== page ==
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            Reciprocal association of C-reactive protein with adiponectin in blood stream and adipose tissue.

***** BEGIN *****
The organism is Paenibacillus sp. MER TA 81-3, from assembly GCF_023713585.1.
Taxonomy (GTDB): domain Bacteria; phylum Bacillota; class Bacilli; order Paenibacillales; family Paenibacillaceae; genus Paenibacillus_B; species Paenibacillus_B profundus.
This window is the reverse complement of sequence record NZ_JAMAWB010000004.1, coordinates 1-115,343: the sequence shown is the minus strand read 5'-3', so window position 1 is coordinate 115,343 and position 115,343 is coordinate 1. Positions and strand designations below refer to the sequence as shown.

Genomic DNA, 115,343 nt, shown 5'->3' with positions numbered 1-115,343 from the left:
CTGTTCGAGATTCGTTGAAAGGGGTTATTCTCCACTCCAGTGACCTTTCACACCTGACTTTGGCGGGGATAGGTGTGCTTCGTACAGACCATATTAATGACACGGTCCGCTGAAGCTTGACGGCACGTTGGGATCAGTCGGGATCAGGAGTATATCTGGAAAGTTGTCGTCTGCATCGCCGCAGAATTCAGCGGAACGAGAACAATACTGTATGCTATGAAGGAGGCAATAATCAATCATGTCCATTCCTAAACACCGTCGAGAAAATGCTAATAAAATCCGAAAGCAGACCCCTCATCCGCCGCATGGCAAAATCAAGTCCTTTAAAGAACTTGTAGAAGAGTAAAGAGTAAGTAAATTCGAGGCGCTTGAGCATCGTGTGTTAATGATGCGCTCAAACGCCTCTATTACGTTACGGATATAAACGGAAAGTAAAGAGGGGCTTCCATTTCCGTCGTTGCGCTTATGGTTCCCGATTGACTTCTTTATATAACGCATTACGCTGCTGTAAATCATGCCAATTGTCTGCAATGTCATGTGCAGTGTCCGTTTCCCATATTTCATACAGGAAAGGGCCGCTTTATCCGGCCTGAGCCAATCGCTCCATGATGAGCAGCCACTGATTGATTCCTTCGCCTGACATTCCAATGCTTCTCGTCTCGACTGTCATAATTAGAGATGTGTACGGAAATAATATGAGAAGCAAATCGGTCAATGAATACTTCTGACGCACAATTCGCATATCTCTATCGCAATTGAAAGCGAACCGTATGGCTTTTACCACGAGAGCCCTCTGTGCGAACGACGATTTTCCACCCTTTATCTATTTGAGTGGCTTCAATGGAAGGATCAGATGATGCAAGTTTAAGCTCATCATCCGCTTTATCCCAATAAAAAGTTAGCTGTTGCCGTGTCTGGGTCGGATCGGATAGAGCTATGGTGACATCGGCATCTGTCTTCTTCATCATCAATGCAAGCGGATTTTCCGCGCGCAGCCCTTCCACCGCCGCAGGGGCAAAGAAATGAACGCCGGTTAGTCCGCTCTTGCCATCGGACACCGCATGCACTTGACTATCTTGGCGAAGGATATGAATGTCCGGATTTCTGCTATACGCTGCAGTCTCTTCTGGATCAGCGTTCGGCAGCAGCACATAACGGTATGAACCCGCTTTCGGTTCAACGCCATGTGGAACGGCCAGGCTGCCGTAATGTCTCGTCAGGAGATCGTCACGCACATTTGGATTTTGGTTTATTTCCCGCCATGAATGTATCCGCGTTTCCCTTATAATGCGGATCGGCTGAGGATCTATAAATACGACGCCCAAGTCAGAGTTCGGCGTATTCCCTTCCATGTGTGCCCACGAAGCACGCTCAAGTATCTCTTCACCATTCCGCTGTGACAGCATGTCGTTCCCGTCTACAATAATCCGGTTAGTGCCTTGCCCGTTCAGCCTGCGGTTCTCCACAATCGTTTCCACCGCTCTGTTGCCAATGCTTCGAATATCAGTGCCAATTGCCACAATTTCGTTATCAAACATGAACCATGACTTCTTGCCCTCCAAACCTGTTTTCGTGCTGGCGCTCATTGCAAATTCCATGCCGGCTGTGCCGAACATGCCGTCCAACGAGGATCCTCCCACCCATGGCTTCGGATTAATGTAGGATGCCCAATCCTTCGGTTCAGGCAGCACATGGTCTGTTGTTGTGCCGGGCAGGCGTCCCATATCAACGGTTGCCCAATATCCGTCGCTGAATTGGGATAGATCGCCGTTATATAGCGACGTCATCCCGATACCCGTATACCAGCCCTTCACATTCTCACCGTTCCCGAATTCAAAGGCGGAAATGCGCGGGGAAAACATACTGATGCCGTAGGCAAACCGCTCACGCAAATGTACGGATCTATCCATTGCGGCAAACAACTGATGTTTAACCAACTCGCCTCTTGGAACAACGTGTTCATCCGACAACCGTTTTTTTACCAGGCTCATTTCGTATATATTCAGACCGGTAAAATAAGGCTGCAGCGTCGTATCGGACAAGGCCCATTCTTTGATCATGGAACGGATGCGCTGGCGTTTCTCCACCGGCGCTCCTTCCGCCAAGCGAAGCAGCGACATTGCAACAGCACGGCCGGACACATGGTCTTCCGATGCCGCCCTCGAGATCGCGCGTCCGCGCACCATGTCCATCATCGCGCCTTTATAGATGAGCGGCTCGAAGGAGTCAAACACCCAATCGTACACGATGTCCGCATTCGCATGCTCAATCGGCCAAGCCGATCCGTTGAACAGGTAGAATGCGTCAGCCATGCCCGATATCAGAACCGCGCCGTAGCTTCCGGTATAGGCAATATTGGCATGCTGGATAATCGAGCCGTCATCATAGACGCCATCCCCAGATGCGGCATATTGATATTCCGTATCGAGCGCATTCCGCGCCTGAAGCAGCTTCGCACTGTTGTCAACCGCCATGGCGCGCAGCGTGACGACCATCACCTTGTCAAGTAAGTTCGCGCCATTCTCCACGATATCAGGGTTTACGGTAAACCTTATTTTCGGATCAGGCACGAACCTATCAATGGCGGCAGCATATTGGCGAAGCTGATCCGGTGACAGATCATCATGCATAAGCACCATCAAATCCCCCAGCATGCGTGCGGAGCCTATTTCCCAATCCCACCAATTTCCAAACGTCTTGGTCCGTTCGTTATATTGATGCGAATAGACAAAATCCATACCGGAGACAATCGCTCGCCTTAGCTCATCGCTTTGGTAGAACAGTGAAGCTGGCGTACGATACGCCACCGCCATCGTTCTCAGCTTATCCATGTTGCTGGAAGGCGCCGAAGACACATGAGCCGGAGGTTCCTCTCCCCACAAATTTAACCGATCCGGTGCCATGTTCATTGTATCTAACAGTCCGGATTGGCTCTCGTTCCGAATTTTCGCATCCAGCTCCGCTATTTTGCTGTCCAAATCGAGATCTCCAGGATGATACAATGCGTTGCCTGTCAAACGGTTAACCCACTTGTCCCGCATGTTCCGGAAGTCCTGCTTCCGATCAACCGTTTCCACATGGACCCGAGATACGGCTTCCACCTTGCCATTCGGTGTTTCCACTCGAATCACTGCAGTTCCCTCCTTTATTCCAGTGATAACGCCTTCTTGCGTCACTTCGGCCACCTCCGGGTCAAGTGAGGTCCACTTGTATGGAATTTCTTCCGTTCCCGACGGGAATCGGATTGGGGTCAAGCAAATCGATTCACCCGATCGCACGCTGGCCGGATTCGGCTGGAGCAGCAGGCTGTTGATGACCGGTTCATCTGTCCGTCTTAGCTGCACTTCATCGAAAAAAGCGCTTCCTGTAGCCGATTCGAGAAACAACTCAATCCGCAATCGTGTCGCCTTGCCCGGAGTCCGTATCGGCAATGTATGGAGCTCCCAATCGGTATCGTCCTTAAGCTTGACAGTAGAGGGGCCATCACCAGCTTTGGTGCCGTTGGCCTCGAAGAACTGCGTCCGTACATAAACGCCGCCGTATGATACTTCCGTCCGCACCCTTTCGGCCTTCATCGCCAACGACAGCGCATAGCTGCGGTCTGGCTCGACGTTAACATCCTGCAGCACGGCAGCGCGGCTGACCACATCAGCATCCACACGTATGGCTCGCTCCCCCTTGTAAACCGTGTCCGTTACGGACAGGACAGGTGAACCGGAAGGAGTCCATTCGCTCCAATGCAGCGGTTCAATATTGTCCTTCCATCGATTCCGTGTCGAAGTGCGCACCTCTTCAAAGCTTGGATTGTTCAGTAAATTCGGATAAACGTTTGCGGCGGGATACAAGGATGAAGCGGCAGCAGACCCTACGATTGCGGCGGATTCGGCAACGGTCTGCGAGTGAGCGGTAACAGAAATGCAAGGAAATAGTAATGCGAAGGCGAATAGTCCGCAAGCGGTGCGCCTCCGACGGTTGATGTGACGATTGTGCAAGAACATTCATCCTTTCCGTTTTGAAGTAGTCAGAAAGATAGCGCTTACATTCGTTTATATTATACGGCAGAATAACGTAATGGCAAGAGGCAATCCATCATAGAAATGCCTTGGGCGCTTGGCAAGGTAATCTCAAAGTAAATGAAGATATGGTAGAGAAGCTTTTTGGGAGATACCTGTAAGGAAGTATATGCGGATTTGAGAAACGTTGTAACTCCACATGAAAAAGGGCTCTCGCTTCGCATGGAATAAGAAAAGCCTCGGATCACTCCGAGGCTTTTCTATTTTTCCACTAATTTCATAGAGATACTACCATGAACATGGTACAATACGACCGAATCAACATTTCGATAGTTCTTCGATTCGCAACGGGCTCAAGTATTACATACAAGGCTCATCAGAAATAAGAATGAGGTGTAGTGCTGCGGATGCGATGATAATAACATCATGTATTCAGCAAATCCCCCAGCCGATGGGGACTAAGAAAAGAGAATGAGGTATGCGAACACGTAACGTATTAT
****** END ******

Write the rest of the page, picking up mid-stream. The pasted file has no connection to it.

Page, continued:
High-sensitive C-reactive protein (hs-CRP) is a well-known risk factor for coronary artery disease (CAD). Recently, we have demonstrated that adiponectin served as an antiatherogenic plasma protein which was secreted specifically from adipocytes. The present study investigated the association between adiponectin and CRP in the blood stream and adipose tissue. We studied a total of 101 male patients, 71 of whom had angiographically documented coronary atherosclerosis. As a control group, 30 patients with normal coronary angiogram were included. The plasma hs-CRP levels were negatively correlated with the plasma adiponectin levels (r=-0.29, P<0.01). The plasma adiponectin concentrations were significantly lower and the hs-CRP levels were significantly higher in the CAD patients compared with control subjects. The mRNA levels of CRP and adiponectin were analyzed by quantitative real-time polymerase chain reaction method. We found that the CRP mRNA was expressed in human adipose tissue. A significant inverse correlation was observed between the CRP and adiponectin mRNA levels in human adipose tissue (r=-0.89, P<0.01). In addition, the CRP mRNA level of white adipose tissue in adiponectin deficient mice was higher than that of wild-type mice. The reciprocal association of adiponectin and CRP levels in both human plasma and adipose tissue might participate in the development of atherosclerosis.